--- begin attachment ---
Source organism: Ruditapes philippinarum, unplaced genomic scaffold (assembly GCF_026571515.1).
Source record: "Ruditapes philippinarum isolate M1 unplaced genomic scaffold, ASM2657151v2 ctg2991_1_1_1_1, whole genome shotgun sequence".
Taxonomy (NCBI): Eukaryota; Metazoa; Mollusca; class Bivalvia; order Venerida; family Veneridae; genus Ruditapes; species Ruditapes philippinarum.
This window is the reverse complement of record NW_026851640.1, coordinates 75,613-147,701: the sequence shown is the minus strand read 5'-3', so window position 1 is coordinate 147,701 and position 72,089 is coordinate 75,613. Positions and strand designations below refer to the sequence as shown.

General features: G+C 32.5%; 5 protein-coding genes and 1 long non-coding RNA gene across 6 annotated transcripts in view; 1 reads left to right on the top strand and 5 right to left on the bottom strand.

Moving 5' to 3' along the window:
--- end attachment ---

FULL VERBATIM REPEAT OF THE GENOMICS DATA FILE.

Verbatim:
Source organism: Ruditapes philippinarum, unplaced genomic scaffold (assembly GCF_026571515.1).
Source record: "Ruditapes philippinarum isolate M1 unplaced genomic scaffold, ASM2657151v2 ctg2991_1_1_1_1, whole genome shotgun sequence".
Taxonomy (NCBI): Eukaryota; Metazoa; Mollusca; class Bivalvia; order Venerida; family Veneridae; genus Ruditapes; species Ruditapes philippinarum.
This window is the reverse complement of record NW_026851640.1, coordinates 75,613-147,701: the sequence shown is the minus strand read 5'-3', so window position 1 is coordinate 147,701 and position 72,089 is coordinate 75,613. Positions and strand designations below refer to the sequence as shown.

General features: G+C 32.5%; 5 protein-coding genes and 1 long non-coding RNA gene across 6 annotated transcripts in view; 1 reads left to right on the top strand and 5 right to left on the bottom strand.

Moving 5' to 3' along the window: